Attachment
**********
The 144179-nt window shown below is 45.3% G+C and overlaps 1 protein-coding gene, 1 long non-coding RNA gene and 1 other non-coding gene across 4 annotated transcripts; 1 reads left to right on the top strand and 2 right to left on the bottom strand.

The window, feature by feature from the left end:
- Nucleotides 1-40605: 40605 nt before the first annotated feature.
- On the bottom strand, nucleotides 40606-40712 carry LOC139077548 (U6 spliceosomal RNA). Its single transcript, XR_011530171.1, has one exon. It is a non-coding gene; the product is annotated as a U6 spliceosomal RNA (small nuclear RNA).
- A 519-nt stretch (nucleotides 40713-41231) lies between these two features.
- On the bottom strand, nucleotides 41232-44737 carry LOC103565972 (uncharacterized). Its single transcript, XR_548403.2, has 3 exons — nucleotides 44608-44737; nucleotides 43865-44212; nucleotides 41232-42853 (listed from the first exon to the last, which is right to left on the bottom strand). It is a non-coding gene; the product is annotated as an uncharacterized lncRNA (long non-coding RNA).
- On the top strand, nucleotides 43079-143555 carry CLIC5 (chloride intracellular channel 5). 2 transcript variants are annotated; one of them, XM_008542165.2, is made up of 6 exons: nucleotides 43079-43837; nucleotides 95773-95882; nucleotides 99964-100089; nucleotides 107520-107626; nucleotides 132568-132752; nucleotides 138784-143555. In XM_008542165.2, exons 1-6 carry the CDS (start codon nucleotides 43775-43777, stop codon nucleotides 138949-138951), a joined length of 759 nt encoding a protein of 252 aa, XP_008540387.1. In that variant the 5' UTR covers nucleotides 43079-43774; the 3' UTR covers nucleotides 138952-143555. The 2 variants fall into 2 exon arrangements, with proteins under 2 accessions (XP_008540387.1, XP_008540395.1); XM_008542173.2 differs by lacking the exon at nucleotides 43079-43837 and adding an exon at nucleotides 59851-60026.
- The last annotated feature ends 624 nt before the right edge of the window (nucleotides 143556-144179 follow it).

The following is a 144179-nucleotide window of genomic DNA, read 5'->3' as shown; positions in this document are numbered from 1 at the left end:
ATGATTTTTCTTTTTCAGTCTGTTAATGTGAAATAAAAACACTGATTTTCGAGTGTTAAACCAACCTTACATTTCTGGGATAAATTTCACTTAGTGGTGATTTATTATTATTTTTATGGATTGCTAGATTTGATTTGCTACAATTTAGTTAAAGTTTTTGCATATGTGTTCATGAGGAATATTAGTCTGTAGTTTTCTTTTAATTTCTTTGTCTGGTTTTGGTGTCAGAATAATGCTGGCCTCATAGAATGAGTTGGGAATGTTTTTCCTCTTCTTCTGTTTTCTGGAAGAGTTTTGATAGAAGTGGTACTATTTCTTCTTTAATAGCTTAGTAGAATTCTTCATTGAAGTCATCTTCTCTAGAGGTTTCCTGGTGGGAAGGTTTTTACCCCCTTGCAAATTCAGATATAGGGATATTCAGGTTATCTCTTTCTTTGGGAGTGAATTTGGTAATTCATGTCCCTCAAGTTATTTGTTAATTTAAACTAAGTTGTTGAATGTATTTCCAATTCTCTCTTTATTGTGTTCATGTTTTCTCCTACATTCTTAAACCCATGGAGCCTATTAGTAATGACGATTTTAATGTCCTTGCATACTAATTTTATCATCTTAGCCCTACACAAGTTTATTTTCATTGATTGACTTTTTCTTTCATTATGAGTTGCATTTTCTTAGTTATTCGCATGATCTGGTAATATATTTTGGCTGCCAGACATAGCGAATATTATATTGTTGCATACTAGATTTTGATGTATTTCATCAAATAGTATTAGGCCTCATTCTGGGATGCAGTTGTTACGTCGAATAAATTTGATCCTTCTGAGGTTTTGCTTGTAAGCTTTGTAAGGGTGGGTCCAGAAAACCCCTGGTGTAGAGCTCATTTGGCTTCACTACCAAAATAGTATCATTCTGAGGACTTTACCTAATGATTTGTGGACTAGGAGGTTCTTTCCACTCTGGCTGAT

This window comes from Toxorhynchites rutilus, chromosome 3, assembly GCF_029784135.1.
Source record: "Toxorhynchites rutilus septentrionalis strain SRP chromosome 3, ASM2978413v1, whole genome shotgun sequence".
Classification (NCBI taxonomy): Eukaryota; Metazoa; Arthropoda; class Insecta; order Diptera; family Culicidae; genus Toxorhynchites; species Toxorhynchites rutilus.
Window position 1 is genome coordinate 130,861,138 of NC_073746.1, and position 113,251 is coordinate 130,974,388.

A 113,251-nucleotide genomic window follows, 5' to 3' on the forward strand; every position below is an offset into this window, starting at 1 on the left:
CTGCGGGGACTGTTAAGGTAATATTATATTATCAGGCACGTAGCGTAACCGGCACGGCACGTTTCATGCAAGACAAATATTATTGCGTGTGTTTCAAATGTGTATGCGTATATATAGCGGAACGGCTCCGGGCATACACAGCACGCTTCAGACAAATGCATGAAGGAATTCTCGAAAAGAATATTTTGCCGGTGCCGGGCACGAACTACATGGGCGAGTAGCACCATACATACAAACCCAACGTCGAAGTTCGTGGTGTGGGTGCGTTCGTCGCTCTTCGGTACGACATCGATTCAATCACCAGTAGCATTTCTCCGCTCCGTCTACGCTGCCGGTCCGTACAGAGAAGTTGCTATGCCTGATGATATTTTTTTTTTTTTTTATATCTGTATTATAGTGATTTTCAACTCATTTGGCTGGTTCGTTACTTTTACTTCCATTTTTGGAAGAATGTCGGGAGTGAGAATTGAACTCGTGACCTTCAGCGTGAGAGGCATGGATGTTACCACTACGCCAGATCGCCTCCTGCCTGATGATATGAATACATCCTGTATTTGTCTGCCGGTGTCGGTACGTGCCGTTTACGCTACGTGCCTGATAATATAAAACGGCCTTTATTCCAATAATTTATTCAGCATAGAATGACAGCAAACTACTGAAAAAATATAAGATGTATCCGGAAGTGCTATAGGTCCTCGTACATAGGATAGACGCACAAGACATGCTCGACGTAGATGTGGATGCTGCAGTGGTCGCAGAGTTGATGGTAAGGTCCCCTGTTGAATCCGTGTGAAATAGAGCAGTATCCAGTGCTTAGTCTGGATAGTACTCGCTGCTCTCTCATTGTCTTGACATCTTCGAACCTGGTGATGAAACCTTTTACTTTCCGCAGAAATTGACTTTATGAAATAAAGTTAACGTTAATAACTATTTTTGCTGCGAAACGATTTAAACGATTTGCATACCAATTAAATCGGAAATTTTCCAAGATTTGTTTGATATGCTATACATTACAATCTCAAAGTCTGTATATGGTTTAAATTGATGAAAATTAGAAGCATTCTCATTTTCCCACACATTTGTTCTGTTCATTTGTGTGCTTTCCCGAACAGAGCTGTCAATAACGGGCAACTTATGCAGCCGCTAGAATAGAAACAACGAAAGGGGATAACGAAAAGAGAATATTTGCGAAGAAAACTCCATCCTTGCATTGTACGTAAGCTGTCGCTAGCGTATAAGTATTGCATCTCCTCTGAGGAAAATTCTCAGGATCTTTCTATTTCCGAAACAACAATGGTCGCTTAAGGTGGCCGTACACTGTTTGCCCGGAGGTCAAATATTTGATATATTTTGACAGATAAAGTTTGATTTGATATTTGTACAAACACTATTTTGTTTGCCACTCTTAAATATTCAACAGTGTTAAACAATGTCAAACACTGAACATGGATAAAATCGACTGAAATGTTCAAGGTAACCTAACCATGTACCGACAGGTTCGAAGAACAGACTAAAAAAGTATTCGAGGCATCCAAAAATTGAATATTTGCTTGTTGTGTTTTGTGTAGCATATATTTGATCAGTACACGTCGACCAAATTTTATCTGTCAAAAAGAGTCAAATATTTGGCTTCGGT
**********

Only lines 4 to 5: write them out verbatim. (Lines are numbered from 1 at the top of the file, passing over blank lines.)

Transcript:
- On the bottom strand, nucleotides 40606-40712 carry LOC139077548 (U6 spliceosomal RNA). Its single transcript, XR_011530171.1, has one exon. It is a non-coding gene; the product is annotated as a U6 spliceosomal RNA (small nuclear RNA).
- A 519-nt stretch (nucleotides 40713-41231) lies between these two features.